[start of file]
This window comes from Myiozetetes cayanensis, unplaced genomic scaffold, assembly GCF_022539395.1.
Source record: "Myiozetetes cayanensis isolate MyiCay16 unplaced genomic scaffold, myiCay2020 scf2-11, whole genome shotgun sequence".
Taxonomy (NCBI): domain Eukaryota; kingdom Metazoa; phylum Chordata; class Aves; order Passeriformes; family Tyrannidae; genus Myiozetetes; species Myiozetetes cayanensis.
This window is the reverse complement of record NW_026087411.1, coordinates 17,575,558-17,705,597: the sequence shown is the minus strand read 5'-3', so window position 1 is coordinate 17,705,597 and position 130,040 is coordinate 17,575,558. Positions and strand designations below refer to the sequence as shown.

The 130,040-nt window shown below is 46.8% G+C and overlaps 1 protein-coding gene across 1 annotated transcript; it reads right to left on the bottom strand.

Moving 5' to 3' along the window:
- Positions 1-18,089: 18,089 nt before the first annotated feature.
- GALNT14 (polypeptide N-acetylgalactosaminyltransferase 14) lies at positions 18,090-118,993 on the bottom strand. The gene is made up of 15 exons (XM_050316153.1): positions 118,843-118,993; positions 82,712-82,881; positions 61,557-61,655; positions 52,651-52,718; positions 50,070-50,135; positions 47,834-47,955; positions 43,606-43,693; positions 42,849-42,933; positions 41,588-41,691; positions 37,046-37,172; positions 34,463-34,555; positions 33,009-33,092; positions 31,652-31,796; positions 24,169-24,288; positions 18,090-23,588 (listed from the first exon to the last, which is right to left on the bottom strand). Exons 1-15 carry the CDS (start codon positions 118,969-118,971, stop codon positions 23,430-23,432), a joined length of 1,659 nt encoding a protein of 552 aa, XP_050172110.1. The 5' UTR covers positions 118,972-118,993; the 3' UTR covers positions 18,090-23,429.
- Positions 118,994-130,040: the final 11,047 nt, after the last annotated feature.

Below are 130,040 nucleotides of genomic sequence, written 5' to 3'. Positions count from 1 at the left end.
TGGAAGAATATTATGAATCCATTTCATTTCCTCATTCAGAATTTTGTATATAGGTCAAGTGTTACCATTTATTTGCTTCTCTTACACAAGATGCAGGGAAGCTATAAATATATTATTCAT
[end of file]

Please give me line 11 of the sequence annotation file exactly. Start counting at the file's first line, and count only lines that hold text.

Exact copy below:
TGGAAGAATATTATGAATCCATTTCATTTCCTCATTCAGAATTTTGTATATAGGTCAAGTGTTACCATTTATTTGCTTCTCTTACACAAGATGCAGGGAAGCTATAAATATATTATTCAT